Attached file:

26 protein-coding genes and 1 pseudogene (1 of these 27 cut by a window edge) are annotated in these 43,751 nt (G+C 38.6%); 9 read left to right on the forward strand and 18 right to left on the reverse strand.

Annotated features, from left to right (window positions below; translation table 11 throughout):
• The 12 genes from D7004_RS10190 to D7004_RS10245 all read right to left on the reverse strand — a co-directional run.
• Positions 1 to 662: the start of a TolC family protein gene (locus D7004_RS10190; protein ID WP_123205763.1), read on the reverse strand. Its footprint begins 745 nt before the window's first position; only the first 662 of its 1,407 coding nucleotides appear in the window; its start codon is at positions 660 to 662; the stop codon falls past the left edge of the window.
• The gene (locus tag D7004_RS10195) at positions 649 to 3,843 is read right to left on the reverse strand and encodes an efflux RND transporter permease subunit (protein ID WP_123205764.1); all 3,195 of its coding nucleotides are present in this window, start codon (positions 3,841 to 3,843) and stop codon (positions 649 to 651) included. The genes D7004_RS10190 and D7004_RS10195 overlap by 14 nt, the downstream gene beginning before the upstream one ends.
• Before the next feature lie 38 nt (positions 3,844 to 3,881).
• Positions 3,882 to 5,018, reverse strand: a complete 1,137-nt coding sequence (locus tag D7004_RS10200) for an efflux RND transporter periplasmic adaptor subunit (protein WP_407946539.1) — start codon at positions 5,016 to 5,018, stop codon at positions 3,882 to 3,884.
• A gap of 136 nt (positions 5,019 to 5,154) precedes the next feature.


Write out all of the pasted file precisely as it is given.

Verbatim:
26 protein-coding genes and 1 pseudogene (1 of these 27 cut by a window edge) are annotated in these 43,751 nt (G+C 38.6%); 9 read left to right on the forward strand and 18 right to left on the reverse strand.

Annotated features, from left to right (window positions below; translation table 11 throughout):
• The 12 genes from D7004_RS10190 to D7004_RS10245 all read right to left on the reverse strand — a co-directional run.
• Positions 1 to 662: the start of a TolC family protein gene (locus D7004_RS10190; protein ID WP_123205763.1), read on the reverse strand. Its footprint begins 745 nt before the window's first position; only the first 662 of its 1,407 coding nucleotides appear in the window; its start codon is at positions 660 to 662; the stop codon falls past the left edge of the window.
• The gene (locus tag D7004_RS10195) at positions 649 to 3,843 is read right to left on the reverse strand and encodes an efflux RND transporter permease subunit (protein ID WP_123205764.1); all 3,195 of its coding nucleotides are present in this window, start codon (positions 3,841 to 3,843) and stop codon (positions 649 to 651) included. The genes D7004_RS10190 and D7004_RS10195 overlap by 14 nt, the downstream gene beginning before the upstream one ends.
• Before the next feature lie 38 nt (positions 3,844 to 3,881).
• Positions 3,882 to 5,018, reverse strand: a complete 1,137-nt coding sequence (locus tag D7004_RS10200) for an efflux RND transporter periplasmic adaptor subunit (protein WP_407946539.1) — start codon at positions 5,016 to 5,018, stop codon at positions 3,882 to 3,884.
• A gap of 136 nt (positions 5,019 to 5,154) precedes the next feature.